LE TEMPS (Switzerland)
The study found that most migrants come from countries that are already emerging or developed, but where there aren't enough jobs, like Tunisia or Turkey, not from much poorer countries such as Mali or Sierra Leone. As a result, aid policies that focus on these poorer countries have little to no effect on immigration.
"This thesis strengthens our opposition to the parliament's attempt to tie Swiss aid to the beneficiary countries' efforts to curb departures," Peter Niggli, director of a Swiss aid NGO conglomerate, told Le Temps.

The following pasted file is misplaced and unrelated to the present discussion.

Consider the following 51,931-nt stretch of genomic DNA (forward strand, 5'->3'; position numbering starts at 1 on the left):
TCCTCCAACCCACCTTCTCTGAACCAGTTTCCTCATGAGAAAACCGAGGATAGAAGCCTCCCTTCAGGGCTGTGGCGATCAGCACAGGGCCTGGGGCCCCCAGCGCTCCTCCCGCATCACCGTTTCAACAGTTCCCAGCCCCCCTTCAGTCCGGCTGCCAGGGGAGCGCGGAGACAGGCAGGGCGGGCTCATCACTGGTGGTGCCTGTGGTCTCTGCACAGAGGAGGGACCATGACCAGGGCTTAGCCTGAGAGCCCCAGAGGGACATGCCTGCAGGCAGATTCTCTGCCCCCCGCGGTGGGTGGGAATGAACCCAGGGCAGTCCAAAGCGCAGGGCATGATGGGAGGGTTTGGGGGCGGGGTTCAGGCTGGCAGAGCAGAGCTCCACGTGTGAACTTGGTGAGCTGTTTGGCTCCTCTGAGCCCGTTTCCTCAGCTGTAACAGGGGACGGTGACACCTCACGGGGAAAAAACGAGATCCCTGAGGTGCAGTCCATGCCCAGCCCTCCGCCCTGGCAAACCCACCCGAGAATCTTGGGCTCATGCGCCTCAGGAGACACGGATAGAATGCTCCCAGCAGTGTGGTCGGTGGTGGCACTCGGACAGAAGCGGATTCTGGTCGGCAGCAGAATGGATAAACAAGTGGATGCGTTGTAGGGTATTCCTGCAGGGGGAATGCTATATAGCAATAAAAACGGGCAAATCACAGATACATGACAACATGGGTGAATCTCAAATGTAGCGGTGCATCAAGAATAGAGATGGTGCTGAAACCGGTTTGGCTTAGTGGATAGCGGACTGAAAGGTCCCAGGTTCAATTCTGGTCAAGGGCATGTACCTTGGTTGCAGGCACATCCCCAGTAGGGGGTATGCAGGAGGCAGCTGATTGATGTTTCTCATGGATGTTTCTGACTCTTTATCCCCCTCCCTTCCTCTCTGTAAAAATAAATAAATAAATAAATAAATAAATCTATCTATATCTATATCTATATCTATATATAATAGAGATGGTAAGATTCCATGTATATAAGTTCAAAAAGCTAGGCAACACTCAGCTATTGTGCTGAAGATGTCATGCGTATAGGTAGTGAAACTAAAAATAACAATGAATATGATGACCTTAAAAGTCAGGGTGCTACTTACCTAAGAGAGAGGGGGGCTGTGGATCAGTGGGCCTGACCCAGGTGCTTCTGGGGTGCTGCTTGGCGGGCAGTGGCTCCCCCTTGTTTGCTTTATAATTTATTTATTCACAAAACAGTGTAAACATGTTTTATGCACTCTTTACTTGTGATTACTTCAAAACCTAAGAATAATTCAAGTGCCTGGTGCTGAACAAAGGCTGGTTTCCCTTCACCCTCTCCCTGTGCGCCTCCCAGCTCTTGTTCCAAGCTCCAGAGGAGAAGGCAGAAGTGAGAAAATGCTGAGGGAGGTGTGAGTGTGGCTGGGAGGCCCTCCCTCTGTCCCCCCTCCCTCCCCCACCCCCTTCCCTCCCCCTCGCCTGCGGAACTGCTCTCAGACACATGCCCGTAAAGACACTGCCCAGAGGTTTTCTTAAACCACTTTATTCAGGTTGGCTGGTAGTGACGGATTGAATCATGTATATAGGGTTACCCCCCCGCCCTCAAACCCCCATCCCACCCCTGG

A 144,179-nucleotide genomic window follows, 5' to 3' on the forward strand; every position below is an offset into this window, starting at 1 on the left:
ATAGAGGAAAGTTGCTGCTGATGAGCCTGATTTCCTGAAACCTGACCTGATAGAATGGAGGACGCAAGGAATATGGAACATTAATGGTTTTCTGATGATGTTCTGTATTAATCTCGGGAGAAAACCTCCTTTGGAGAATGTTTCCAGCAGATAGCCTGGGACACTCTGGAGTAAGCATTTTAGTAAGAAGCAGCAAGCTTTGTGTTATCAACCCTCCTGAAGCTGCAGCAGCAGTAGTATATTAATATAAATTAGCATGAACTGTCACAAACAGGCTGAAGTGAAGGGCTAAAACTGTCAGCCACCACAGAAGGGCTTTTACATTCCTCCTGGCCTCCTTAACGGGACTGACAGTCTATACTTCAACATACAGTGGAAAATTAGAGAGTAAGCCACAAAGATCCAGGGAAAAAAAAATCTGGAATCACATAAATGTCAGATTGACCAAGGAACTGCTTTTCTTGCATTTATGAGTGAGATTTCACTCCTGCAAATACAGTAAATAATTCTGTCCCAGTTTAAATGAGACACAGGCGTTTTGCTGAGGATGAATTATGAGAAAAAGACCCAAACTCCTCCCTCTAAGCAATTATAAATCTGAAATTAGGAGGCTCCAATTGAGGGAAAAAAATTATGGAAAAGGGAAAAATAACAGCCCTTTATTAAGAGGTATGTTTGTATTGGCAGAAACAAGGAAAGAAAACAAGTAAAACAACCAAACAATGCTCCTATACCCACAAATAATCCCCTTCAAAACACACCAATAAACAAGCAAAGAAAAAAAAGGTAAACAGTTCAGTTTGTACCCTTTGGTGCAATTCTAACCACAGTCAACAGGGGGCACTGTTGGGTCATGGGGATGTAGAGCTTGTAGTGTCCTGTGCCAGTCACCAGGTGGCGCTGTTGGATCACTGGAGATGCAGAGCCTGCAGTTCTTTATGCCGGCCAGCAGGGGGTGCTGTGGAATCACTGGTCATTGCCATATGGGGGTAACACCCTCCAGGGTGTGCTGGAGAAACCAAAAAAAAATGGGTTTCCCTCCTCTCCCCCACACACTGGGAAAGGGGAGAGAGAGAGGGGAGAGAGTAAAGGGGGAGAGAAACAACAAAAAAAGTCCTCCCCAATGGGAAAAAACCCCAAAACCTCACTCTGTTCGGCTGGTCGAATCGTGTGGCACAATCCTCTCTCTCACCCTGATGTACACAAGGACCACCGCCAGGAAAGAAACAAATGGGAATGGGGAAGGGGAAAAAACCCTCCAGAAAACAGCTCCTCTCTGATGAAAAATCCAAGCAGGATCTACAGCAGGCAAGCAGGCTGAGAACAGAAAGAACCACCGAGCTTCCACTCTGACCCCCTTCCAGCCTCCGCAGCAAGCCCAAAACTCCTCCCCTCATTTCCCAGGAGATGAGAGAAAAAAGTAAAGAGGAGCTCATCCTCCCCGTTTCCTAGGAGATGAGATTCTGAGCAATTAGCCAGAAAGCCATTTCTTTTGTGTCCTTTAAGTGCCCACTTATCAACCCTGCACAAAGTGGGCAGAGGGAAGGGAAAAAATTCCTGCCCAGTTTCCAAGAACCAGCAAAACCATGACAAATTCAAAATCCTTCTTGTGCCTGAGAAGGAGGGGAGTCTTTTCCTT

There is an "immigration bump" when the average income per inhabitant is between $1,500 and $8,000 per year, as people gather enough resources to emigrate.
"This exploiting cooperation for interior political gain is dangerous because it generates the false hope of a quick regulation of immigration," said Stefan Schlegel, one of the study's authors. "It also risks diverting aid away from its main goal: reducing poverty in the most impoverished countries."